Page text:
I can't say it was like being at a live rock show because you get access to many different angles and views of the action much like a camera-man at a concert. Sometimes you're in the audience, sometimes you're on stage, sometimes you're in the sky-cam. But the views are always interesting and the band makes it compelling to watch.  It's clearly Bono's show --he's one of the most charismatic rock stars in the last 25 years --but there's also plenty of good footage of Adam Clayton on Bass, Larry Mullins on drums and the Edge performing his classic harmonics and leads. 

But this is not a simulation of a live rock show either. It was not the same as, say, the time I was at Aerosmith on the ground floor front row. And it's not really a regular movie because there are no documentary angles, no backstage interviews or other distractions. It actually seems like U2 and the movie producers, 3ality Digital, have created a new kind of entertainment.

When Adam Clayton swings his bass towards you during New Years' Day, its a freakout. And when Bono reaches out as if to touch the audience during Sunday Bloody Sunday, it seemed as if every member of the audience was capitivated.  But the truth is these 3-D moments are generally few and most of the effects are subtle. What you get to witness instead is a solid set of songs with great musicianship, big impact visuals and awsome sound. Add in 50,000 screaming Argentinians and it's easy to go along with the crowd. The movie captures the intensity and if I'm not going too far, even the spiritual power of a  U2 concert.  Bono, after all, is a consumate preacher, championing for peace, for human rights and for co-existance. 

You don't have to be a huge U2 fan to appreciate this show. But either way, you'll be a bigger fan after.   

You can also view previews on YouTube, though obviously they are not in 3D.  Also, a non-3D version of the Vertigo tour was recorded in Chicago was released previously on DVD as U2 Vertigo 2005.  Because this is a limited engagement, I suspect many showings will sell out.  So don't wait.  Book your tickets in advance on Fandango.

Shortage of 3D Theaters?

Note that there's starting to be a national shortage of 3-D cinemas which is creating problems for competing films, according to the Wall Street Journal. Look for more cinemas to convert to 3-D as every major Hollywood studio launches 3-D titles within the next year.   But while U2 plays it subtle in 3-D, some movie makers will dip heavily into the cheap effects possible with the technology. Disney's Hannah Montana Best of Both Worlds Tour features a barrage of gimmicky shots that may leave you reaching for the Tylenol.  There's some interesting behind the scenes articles and photos at StudioDaily.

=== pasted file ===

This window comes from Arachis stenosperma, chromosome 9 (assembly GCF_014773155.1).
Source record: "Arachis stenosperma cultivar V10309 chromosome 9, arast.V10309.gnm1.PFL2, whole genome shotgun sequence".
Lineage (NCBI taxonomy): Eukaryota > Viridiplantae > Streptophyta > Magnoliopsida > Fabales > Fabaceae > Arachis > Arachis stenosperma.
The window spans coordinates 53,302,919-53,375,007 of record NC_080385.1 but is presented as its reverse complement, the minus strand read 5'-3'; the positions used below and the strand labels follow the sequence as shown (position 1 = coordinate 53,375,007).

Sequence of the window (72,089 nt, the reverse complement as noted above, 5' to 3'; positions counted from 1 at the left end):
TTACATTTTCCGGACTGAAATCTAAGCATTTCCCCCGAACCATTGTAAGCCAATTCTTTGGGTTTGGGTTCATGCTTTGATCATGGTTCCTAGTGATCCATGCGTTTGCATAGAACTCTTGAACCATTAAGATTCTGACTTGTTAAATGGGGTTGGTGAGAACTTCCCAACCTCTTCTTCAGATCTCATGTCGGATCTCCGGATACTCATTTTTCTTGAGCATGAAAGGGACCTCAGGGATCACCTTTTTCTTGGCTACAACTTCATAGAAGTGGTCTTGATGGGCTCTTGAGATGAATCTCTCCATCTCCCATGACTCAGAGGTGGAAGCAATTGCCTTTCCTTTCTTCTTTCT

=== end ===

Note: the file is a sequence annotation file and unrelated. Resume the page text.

My $200 Epiphone SG


A while back I was looking for another cheap guitar to leave at my father's place in Florida.  I usually travel there a couple of times a year for a week at a time and figured it would be good to have a spare guitar there.  In fact, I probably should have done this years ago.   I decided to check out the local Guitar Center to see what was on offer at the low-end of the market.  I set the upper limit of my budget at $200.  After all, I was only going to play this guitar a few weeks every year just to practice.  Sot it didn't really make sense to buy a great guitar.  And besides, if anything happened to it, I wouldn't worry too much about it. 

After trying out a number of disappointing low-end Fenders, I happened on a nice looking Epiphone SG 400 in classic cherry red. This guitar had been highly rated in recent magazine reviews.  I've never considered myself a huge SG fan, but, hey, if it's good enough for Frank Zappa, AC/DC, then what the heck.  The SG 400 is made in China and has a list price of  around $400, though it typically sells for less.  This one was marked down to $200.  The front looked fine, but upon further inspection, it was clear the guitar had suffered some kind of damage.  The back of the neck near the headstock had some deep gouges out of it.  The neck had been repaired and resurfaced, but there was about a 4 inch section where the finish didn't match.  I spoke to the clerk and he confirmed the guitar had been sent out for repair and was being sold "as-is." 

Still hopeful, I plugged it in and tried it.  The action and feel where far better than any of the other guitars I tried that day.  The rosewood fretboard felt very smooth and the neck comfortable.  So what the heck.  I splurged on a cheap RoadRunner gig bag ($30) and made my way home.  I've used the guitar for a few weeks and overall, I'm happy with it.  The pickups are sometimes a bit muddy, but the neck pickup has a great blues tone.  Overall it's a very solid guitar with a nice sound, a mahogany body and excellent rock tone.  It's got quite a large headstock, which makes it a bit top heavy; something that I'm not used to.  The only real complaint is that the tuners are not the most stable I've ever used and the input jack came lose after a couple of weeks.  I tightened it a few times, but eventually resorted to glueing it in place.  Not pretty, but again, on a $200 guitar, why worry?